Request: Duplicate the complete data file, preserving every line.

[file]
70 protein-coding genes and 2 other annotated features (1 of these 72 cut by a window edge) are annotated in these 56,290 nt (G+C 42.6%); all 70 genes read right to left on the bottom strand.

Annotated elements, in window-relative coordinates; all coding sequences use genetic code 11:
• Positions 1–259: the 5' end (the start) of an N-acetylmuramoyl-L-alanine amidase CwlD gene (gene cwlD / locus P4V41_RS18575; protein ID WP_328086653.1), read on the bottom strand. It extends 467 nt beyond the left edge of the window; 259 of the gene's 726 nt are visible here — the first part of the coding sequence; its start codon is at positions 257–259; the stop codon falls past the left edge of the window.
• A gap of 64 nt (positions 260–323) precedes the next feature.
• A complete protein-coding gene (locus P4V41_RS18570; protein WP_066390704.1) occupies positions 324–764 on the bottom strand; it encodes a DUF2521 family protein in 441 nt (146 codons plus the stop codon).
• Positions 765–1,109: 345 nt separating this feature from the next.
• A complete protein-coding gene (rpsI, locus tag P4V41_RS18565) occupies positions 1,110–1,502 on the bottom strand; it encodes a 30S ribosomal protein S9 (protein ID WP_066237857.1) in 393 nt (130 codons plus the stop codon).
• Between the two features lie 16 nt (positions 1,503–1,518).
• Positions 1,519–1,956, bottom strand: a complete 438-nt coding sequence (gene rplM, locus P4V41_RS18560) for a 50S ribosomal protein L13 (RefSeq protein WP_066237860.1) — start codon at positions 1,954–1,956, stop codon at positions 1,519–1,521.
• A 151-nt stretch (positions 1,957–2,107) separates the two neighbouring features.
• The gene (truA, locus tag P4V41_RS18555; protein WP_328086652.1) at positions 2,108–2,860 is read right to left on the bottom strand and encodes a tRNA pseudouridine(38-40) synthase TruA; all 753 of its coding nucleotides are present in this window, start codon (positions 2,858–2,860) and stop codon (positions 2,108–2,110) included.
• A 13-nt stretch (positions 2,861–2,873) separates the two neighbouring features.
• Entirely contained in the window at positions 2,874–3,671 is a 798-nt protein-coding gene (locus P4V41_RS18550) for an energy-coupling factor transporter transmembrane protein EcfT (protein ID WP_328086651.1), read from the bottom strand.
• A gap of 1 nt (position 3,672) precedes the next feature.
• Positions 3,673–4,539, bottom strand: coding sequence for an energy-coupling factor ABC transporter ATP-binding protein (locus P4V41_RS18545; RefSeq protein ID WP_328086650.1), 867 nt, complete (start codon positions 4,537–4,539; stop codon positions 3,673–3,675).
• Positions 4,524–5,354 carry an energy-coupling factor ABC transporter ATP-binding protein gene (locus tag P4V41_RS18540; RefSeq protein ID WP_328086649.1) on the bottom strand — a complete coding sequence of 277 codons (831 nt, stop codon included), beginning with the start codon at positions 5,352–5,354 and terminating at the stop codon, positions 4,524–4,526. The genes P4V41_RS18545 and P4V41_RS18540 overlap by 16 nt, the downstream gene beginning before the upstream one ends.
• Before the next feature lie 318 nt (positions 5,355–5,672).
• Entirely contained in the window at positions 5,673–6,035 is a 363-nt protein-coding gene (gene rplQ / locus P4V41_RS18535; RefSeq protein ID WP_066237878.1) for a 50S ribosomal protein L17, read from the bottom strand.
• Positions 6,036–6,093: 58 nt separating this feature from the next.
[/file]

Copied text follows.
70 protein-coding genes and 2 other annotated features (1 of these 72 cut by a window edge) are annotated in these 56,290 nt (G+C 42.6%); all 70 genes read right to left on the bottom strand.

Annotated elements, in window-relative coordinates; all coding sequences use genetic code 11:
• Positions 1–259: the 5' end (the start) of an N-acetylmuramoyl-L-alanine amidase CwlD gene (gene cwlD / locus P4V41_RS18575; protein ID WP_328086653.1), read on the bottom strand. It extends 467 nt beyond the left edge of the window; 259 of the gene's 726 nt are visible here — the first part of the coding sequence; its start codon is at positions 257–259; the stop codon falls past the left edge of the window.
• A gap of 64 nt (positions 260–323) precedes the next feature.
• A complete protein-coding gene (locus P4V41_RS18570; protein WP_066390704.1) occupies positions 324–764 on the bottom strand; it encodes a DUF2521 family protein in 441 nt (146 codons plus the stop codon).
• Positions 765–1,109: 345 nt separating this feature from the next.
• A complete protein-coding gene (rpsI, locus tag P4V41_RS18565) occupies positions 1,110–1,502 on the bottom strand; it encodes a 30S ribosomal protein S9 (protein ID WP_066237857.1) in 393 nt (130 codons plus the stop codon).
• Between the two features lie 16 nt (positions 1,503–1,518).
• Positions 1,519–1,956, bottom strand: a complete 438-nt coding sequence (gene rplM, locus P4V41_RS18560) for a 50S ribosomal protein L13 (RefSeq protein WP_066237860.1) — start codon at positions 1,954–1,956, stop codon at positions 1,519–1,521.
• A 151-nt stretch (positions 1,957–2,107) separates the two neighbouring features.
• The gene (truA, locus tag P4V41_RS18555; protein WP_328086652.1) at positions 2,108–2,860 is read right to left on the bottom strand and encodes a tRNA pseudouridine(38-40) synthase TruA; all 753 of its coding nucleotides are present in this window, start codon (positions 2,858–2,860) and stop codon (positions 2,108–2,110) included.
• A 13-nt stretch (positions 2,861–2,873) separates the two neighbouring features.
• Entirely contained in the window at positions 2,874–3,671 is a 798-nt protein-coding gene (locus P4V41_RS18550) for an energy-coupling factor transporter transmembrane protein EcfT (protein ID WP_328086651.1), read from the bottom strand.
• A gap of 1 nt (position 3,672) precedes the next feature.
• Positions 3,673–4,539, bottom strand: coding sequence for an energy-coupling factor ABC transporter ATP-binding protein (locus P4V41_RS18545; RefSeq protein ID WP_328086650.1), 867 nt, complete (start codon positions 4,537–4,539; stop codon positions 3,673–3,675).
• Positions 4,524–5,354 carry an energy-coupling factor ABC transporter ATP-binding protein gene (locus tag P4V41_RS18540; RefSeq protein ID WP_328086649.1) on the bottom strand — a complete coding sequence of 277 codons (831 nt, stop codon included), beginning with the start codon at positions 5,352–5,354 and terminating at the stop codon, positions 4,524–4,526. The genes P4V41_RS18545 and P4V41_RS18540 overlap by 16 nt, the downstream gene beginning before the upstream one ends.
• Before the next feature lie 318 nt (positions 5,355–5,672).
• Entirely contained in the window at positions 5,673–6,035 is a 363-nt protein-coding gene (gene rplQ / locus P4V41_RS18535; RefSeq protein ID WP_066237878.1) for a 50S ribosomal protein L17, read from the bottom strand.
• Positions 6,036–6,093: 58 nt separating this feature from the next.